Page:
Albert Nobbs, the movie, stands to be picked on almost as much as Albert Nobbs, the character. That’s not necessarily because its potential audience is inclined to automatically shun or ridicule the story of a woman passing for a man in Victorian-era Dublin, Ireland. Anyone who hates “different” folks that much doubtless wouldn’t even consider seeing this costumed drama in the first place.
No, the thing that raises warning flags about Glenn Close’s portrayal of meek, cross-dressing hotel servant Mr. Nobbs is the suspicion that it’s the latest in a long line of homosexual outrage melodramas about intolerance through the ages — the type of flabby, by-the-numbers advocacy film that has clogged gay-lesbian film festivals for years. There’s the added notion that Close’s performance is doing double duty as a prime piece of awards fodder.
Not to worry on either account. The maudlin meter rarely gets out of the “half-a-hanky” range. Veteran actress Close and director Rodrigo Garcia put in careful and diligent work alongside a strong supporting cast, and Albert Nobbs emerges as a yarn with broad human interest and honest characterization — with the transgender hot-button issue sitting contentedly in second place.
In Morrison’s Hotel in Dublin live a number of odd sods and cuddly eccentrics. Dr. Holloran (Brendan Gleeson) is an aging rake down from Belfast who greatly enjoys his dram. Upper-class swell Viscount Yarrell (Jonathan Rhys Meyers) is constantly flitting in and out with a coterie of swingers. Amongst the downstairs staff are gossipy housemaid Helen (the ubiquitous Mia Wasikowska), newly arrived laborer/handyman Joe Macken (Aaron Jackson), landlady Mrs. Baker (Pauline Collins), and a little hiccup of a man called Albert Nobbs, the sort of person you might overlook the first time you met him. Albert is a “quare fellow” indeed, attentive to a fault, obsequious by nature, keeping to himself, and yet aching with loneliness and yearning to connect. Then suddenly, a rambling, swaggering housepainter named Hubert Page (lanky Janet McTeer) sails into view and upsets Albert’s tidy world. Hubert and Albert share the same secret, and it opens up wide vistas of regret as well as possibility for the senior citizen role-player.
This is Close’s second stab at the role. In 1982 she impersonated this same character in The Singular Life of Albert Nobbs, a New York Off-Broadway stage adaptation by playwright/director Simone Benmussa of Irish author George Moore’s original story (for which Close won an Obie award), and the character apparently stayed with her. Years later, after Fatal Attraction, Dangerous Liaisons, Reversal of Fortune, the 101 Dalmations movies, and a string of recent TV appearances, Close revisits her old friend with one of the most ingratiating star turns of the year, the complete antithesis of a blowsy, late-career actorly indulgence.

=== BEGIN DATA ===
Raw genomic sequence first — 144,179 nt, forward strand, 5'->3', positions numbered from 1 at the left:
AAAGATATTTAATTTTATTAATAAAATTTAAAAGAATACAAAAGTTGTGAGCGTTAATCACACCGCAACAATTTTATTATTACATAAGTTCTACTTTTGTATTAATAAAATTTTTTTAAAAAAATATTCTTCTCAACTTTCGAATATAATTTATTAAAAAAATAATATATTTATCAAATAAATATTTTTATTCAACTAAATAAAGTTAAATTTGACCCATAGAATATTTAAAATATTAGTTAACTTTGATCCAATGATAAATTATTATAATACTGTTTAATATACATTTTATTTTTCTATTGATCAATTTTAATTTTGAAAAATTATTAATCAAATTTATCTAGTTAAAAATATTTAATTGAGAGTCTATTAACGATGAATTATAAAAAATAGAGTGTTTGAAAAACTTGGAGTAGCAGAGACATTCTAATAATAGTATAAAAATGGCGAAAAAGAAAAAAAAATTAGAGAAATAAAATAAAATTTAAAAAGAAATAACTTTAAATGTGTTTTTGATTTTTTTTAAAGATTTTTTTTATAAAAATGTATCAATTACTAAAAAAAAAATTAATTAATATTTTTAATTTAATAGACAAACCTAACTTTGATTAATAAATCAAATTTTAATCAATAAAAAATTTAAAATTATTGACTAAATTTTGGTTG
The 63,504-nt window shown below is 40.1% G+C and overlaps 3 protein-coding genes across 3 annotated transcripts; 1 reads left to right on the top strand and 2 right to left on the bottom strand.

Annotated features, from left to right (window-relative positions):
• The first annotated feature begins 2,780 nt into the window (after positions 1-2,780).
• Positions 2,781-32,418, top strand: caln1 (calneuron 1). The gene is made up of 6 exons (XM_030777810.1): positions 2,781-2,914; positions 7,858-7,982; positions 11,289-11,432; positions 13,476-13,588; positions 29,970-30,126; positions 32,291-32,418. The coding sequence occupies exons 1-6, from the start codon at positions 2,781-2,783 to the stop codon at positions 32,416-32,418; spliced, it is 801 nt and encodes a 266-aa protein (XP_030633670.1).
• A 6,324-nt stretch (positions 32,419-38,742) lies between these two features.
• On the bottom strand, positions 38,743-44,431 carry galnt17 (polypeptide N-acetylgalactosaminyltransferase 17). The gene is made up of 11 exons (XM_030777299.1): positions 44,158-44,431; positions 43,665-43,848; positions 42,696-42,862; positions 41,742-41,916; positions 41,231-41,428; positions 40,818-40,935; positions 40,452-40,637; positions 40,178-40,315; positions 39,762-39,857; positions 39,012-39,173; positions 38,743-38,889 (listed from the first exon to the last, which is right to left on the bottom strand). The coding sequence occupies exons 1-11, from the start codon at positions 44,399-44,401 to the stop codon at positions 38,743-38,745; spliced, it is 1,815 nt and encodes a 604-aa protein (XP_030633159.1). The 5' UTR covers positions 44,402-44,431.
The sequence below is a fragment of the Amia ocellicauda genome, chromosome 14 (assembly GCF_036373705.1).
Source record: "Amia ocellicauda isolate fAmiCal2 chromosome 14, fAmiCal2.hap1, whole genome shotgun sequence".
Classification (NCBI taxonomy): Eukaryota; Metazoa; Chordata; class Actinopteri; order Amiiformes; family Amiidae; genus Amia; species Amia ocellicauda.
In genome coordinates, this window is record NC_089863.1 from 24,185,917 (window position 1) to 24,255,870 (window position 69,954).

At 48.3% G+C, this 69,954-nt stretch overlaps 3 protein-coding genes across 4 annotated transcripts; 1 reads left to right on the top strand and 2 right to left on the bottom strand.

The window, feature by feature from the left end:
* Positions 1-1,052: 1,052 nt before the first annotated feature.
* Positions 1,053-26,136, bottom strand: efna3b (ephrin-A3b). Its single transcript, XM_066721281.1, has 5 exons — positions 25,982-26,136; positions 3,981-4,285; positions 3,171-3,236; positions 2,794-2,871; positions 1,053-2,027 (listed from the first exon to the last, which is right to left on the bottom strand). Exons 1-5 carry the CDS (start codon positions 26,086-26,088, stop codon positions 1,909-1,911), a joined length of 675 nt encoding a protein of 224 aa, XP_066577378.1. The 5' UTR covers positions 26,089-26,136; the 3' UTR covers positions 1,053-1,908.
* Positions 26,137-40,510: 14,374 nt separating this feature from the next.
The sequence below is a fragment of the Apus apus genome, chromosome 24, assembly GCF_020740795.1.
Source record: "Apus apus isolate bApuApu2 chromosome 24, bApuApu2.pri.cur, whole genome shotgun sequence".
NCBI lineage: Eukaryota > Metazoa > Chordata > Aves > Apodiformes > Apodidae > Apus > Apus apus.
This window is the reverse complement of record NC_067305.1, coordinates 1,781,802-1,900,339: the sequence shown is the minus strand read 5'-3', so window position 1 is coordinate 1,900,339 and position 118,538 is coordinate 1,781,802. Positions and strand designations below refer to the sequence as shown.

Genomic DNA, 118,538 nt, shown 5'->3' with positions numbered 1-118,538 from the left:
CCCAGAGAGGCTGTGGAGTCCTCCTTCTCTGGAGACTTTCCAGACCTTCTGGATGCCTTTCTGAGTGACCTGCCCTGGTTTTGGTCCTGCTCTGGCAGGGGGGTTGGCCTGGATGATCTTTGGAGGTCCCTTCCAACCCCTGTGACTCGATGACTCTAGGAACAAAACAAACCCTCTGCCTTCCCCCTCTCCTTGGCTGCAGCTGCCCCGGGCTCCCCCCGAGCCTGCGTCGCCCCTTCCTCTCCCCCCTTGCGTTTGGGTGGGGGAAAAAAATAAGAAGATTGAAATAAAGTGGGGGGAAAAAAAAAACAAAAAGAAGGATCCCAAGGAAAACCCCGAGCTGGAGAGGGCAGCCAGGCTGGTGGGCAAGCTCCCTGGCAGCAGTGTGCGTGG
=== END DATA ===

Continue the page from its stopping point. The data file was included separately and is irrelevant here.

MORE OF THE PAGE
Albert literally creeps up on us, mincing his way into our sympathy. Close’s performance deserves every bit of the attention it’s getting, but let’s not forget she also had a hand in the screenplay, with writers John Banville and Gabriella Prekop. Albert touches something universal in his/her unobtrusive hope for happiness. We find ourselves pulling for him, especially when Helen and Joe begin to do what the Helens and Joes always seem to do to people like Albert.
Colombian-born director Garcia made a number of undistinguished movies and TV dramas before Albert Nobbs. It has to be said that the Irish milieu suits him, especially Albert’s understated rapprochement with Hubert, the working-man-with-a-difference ensconced in a cottage with his wife Cathleen (Bronagh Gallagher). Ordinary domestic bliss is envisioned as something so simple yet unattainable it threatens to drive Albert mad — it’s a story for our times. Somewhere along the line our disbelief drops by the wayside, we begin to connive along with Albert, and the slender premise takes hold irretrievably. Albert is obliged to masquerade as a man in order to make his/her way in life unmolested, almost as protective coloring. His/her predicament provides our entertainment, to put it in proper perspective, and Close’s craft raises the saddest of stories to the level of art.